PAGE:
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Originally published February 1, 2015 at 9:20 PM | Page modified February 1, 2015 at 11:14 PM

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Tom Brady a calming influence on Patriots teammates during late scoring drive

The quarterback led the offense on a 10-play, 64-yard touchdown drive that put New England ahead of the Seahawks late in the fourth quarter of the Super Bowl.

Seattle Times staff reporter


GLENDALE, Ariz. — There had been more than 50 minutes of Super Bowl XLIX drama before this moment, and there would be 6:52 of stomach-flipping madness to come.

New England Patriots quarterback Tom Brady walked into the huddle, looked his teammates in the eyes and told them they needed a “championship drive.”

Little did the veteran quarterback know how prescient he would be, that the possession would end with a touchdown pass to Julian Edelman, that the score would hold up as the difference in the game as Seattle’s answer fell a yard short, and that New England would win by a score of 28-24, its first title since the 2005 Super Bowl.

Brady finished with a Super Bowl-record 37 completions for 328 yards and four touchdowns, and he lifted his fourth Lombardi Trophy and third MVP award.

“When you’re nervous and antsy, you look over there at Tom, and he’s just all calm,” wide receiver Brandon LaFell said. “That gives you something that you process and just relax. The guy with the ball in his hands every play, if he’s that calm, we’re going to win this game.”

The clash between Brady and the Legion of Boom more than lived up to the billing.

The Seahawks landed the first blow as Jeremy Lane intercepted a Brady pass in the end zone during the first quarter, the quarterback taking a shot to the ribs from Michael Bennett after the pass fluttered in the lukewarm air.

Seattle intercepted Brady again late in the third quarter, Bobby Wagner snatching the ball this time, and took a 10-point lead.

“I never feel out of the game when I’m with Tom,” LaFell said afterward, but that confidence was being stretched to its breaking point.

By the time Seattle went three-and-out midway through the fourth quarter, the tide had shifted again.

New England fans were outnumbered by Seattle fans all week in Arizona and outshouted for most of Sunday night. But they were making themselves heard now.

“Br-ady,” they chanted. “Br-ady.”

The previous time New England had touched the ball, Brady connected with Danny Amendola, to make it 24-21 and break Joe Montana’s Super Bowl record for career touchdown passes with 12.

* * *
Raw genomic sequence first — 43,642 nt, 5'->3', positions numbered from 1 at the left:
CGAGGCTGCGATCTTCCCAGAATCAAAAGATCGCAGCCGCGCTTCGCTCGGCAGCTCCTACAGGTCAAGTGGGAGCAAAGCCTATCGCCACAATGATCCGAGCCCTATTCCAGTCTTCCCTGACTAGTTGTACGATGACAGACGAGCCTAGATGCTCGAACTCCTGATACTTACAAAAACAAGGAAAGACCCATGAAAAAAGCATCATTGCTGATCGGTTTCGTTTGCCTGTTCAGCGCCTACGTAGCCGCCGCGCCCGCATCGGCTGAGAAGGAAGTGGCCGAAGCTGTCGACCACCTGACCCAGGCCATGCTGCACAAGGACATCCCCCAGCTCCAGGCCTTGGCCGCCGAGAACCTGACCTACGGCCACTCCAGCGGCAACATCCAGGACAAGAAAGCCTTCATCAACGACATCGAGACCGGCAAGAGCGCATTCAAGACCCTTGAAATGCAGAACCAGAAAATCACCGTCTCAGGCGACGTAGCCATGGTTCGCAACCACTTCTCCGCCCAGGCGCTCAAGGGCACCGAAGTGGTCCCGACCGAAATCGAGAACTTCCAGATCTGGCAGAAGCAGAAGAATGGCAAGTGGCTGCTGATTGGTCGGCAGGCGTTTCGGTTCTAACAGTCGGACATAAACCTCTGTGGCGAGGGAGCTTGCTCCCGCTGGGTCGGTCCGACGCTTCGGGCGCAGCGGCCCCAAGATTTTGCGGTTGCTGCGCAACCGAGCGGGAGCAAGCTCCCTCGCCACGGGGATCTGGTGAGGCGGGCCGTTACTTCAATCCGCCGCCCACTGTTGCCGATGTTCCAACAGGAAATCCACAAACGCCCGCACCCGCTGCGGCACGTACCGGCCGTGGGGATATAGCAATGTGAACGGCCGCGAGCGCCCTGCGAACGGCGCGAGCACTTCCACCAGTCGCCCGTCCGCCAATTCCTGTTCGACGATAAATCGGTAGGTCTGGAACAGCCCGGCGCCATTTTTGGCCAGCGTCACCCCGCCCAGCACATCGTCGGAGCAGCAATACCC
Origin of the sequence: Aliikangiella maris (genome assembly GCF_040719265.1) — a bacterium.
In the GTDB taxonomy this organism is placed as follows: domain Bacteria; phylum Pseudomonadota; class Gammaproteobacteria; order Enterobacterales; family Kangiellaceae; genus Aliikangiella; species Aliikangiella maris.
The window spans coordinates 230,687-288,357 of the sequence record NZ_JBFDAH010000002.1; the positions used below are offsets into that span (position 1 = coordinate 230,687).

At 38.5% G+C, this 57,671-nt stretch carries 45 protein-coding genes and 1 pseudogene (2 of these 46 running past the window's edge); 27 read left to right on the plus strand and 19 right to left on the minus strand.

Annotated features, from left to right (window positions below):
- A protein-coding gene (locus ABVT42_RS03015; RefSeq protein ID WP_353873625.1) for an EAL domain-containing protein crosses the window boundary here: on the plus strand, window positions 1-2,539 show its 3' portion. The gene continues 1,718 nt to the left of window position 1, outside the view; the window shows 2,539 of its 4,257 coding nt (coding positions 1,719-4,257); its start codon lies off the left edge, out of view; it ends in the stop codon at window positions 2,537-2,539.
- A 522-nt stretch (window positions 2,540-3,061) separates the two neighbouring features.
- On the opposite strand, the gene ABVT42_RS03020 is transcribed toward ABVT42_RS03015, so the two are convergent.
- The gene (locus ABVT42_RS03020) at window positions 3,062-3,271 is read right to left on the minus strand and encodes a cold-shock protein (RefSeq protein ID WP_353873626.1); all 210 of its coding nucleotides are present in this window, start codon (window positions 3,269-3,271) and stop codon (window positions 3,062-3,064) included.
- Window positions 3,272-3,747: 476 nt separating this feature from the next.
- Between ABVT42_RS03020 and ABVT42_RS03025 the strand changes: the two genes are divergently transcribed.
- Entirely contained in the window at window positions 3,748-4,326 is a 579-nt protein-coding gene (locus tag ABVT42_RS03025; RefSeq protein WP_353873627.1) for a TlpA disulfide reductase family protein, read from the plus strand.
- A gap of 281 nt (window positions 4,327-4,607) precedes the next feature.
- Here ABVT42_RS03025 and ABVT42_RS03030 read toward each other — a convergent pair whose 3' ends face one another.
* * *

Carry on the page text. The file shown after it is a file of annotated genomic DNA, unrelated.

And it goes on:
“Tom’s the best ever,” Edelman said. “I’m a big Joe Montana fan. I love him to death. I thought he was the best in everything. He won four, but they didn’t have a salary cap back then. He had some great defenses and great players around him. … To win four with the salary cap, it’s hard to argue against that.”

Just as they had in the first half, the Patriots were methodical, chewing up the field in bits. Brady checked down more often than not, to Amendola in the flat and Shane Vereen sneaking out of the backfield.

“We were down 10, and we just said, ‘Look, we’ve got to put one good drive together to get us back in the game,’ ” Brady said. “We made the plays.”

They did so again with the game on the line.

Brady hit Vereen for 8 yards, then 5 more. He found Edelman for 9 and Vereen for 6. Rob Gronkowski broke open up the seam for a 20-yard gain, then shook free on the right for an additional 13.

Brady finished the drive 8 for 8 — he even had another completion nullified because of offensive pass interference — and pushed the Patriots down to the Seattle 5-yard line with a short pass to LaFell.

Two plays later, Edelman shook free in the end zone to give New England its first lead since the first half.

Brady, 37, shook off any suggestions about his legacy afterward, insisting he still has “a lot of football left.”

He, alongside the rest of the still-buzzing crowd filing out of the stadium, was still just trying to process what had happened.

“We’ve been on the other end of this twice now and been ahead late and not been able to make the plays to win,” Brady said. “This time we did. What an experience. A lot of mental toughness by our team, a lot of physical toughness.”

The example, as it always is with the Patriots, was set by their No. 12. It was conveyed through a few choice words in a huddle full of his teammates, in a stadium chanting his name.

Sixty-four yards and a last-gasp turnover later, Tom Brady was a champion again.

Matt Pentz: 206-464-3184 or

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